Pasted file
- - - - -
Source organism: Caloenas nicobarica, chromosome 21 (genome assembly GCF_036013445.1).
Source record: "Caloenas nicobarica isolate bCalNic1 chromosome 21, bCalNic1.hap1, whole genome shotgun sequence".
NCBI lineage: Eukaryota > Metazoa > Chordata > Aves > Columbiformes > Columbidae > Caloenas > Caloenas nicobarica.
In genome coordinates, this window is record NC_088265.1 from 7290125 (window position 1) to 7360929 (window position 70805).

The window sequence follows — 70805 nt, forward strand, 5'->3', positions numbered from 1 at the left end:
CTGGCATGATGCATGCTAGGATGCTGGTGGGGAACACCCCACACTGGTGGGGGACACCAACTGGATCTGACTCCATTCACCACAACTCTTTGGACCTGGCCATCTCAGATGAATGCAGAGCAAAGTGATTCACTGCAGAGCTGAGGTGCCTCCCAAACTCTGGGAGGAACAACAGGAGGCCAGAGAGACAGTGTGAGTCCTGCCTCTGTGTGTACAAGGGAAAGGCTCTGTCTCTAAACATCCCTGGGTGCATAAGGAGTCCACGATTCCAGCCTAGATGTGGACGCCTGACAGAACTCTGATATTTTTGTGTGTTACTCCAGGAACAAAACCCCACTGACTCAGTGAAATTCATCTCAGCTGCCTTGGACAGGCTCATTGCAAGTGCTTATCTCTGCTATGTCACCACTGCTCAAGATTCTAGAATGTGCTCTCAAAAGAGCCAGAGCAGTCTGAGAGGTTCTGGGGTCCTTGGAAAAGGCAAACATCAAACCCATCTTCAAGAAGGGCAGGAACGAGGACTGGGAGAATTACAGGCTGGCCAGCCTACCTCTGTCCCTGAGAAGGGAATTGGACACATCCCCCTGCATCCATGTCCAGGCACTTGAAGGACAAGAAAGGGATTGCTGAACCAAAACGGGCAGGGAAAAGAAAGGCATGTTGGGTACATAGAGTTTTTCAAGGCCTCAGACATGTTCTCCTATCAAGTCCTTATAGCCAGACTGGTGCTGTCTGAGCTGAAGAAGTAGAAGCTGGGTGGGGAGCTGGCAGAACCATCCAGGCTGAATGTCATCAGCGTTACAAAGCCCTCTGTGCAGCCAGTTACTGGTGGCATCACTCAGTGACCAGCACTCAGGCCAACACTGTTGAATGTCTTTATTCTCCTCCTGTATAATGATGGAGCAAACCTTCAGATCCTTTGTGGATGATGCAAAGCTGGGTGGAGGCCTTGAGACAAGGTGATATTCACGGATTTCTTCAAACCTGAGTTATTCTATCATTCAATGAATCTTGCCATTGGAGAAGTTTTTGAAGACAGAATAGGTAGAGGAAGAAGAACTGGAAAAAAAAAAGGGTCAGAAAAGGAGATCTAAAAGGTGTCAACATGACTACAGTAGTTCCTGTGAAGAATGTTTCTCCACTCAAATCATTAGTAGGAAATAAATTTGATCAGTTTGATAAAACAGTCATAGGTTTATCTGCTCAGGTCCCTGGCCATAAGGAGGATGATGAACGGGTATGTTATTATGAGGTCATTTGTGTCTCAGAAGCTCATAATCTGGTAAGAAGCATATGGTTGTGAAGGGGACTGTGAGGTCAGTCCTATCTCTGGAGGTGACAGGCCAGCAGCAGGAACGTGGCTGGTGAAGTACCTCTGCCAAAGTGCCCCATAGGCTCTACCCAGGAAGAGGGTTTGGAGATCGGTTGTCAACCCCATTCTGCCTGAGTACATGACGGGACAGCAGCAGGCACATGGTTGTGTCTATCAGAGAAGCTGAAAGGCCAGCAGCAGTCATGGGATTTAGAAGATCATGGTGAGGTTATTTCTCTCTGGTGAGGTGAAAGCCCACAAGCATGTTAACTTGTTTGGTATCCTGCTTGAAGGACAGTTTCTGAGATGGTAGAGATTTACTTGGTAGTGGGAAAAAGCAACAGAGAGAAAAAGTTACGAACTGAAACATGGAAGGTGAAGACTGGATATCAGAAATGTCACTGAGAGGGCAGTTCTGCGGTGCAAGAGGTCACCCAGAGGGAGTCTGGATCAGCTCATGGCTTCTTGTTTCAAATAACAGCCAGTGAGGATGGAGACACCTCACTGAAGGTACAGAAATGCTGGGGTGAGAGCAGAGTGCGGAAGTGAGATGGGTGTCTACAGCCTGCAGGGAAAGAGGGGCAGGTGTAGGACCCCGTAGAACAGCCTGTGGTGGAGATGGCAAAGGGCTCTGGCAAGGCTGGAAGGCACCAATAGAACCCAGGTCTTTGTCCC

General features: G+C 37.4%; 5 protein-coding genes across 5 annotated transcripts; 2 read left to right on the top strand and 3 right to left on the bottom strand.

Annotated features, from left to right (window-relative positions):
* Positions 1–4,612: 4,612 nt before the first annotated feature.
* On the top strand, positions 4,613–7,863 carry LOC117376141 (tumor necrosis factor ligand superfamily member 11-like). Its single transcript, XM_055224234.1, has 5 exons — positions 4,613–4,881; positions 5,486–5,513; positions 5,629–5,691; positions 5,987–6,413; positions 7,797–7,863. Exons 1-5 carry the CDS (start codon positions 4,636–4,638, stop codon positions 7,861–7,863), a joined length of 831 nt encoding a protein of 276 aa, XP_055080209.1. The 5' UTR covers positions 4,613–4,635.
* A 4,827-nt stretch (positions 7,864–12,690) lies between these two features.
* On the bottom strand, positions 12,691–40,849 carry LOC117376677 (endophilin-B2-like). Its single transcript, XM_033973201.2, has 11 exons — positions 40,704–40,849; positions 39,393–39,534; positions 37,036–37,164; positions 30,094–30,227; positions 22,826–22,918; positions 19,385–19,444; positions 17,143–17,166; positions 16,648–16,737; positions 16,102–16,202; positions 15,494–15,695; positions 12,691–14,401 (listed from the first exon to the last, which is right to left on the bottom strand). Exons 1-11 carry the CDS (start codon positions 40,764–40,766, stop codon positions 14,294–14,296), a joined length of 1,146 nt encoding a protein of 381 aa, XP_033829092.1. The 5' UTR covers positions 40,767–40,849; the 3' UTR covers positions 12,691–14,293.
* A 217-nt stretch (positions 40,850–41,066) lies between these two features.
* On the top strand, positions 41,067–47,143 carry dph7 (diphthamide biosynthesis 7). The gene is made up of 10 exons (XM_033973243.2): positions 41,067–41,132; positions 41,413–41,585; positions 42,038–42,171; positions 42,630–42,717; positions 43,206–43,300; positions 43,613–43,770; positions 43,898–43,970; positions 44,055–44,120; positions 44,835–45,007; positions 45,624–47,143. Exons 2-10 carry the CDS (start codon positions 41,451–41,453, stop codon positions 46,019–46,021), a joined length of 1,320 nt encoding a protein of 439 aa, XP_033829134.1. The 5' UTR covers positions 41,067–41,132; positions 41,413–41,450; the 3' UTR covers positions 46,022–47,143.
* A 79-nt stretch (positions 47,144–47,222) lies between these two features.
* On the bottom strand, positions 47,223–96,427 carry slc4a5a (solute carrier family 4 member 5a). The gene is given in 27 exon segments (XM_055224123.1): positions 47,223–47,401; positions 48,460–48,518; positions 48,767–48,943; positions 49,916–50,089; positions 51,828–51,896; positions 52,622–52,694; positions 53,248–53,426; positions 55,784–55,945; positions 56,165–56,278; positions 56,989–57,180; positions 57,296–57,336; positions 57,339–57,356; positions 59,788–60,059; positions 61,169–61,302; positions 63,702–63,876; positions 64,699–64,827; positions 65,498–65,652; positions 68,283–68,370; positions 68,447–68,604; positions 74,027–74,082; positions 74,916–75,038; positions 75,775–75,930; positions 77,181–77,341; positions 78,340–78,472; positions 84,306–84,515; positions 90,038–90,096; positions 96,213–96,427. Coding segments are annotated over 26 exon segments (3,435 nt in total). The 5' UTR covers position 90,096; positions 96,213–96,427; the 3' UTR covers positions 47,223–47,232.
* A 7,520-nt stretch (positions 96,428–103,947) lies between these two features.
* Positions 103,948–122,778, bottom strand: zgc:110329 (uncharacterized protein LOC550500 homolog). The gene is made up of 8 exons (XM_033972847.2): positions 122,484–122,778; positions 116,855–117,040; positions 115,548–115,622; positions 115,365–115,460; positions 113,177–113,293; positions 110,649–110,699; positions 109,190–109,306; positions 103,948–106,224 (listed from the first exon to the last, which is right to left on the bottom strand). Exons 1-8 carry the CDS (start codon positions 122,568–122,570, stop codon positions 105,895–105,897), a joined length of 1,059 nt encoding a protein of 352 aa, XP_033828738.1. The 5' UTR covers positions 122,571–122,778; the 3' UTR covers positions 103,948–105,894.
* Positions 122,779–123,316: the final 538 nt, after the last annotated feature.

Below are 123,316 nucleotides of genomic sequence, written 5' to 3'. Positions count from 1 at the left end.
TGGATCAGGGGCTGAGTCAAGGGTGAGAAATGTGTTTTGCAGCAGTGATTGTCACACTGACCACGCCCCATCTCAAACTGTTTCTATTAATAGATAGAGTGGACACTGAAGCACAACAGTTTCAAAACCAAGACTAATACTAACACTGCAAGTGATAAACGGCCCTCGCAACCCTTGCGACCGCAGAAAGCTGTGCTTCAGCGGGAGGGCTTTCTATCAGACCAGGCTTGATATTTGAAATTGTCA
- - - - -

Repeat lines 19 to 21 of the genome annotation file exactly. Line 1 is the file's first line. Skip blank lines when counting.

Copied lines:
* Positions 122,779–123,316: the final 538 nt, after the last annotated feature.

Below are 123,316 nucleotides of genomic sequence, written 5' to 3'. Positions count from 1 at the left end.
TGGATCAGGGGCTGAGTCAAGGGTGAGAAATGTGTTTTGCAGCAGTGATTGTCACACTGACCACGCCCCATCTCAAACTGTTTCTATTAATAGATAGAGTGGACACTGAAGCACAACAGTTTCAAAACCAAGACTAATACTAACACTGCAAGTGATAAACGGCCCTCGCAACCCTTGCGACCGCAGAAAGCTGTGCTTCAGCGGGAGGGCTTTCTATCAGACCAGGCTTGATATTTGAAATTGTCA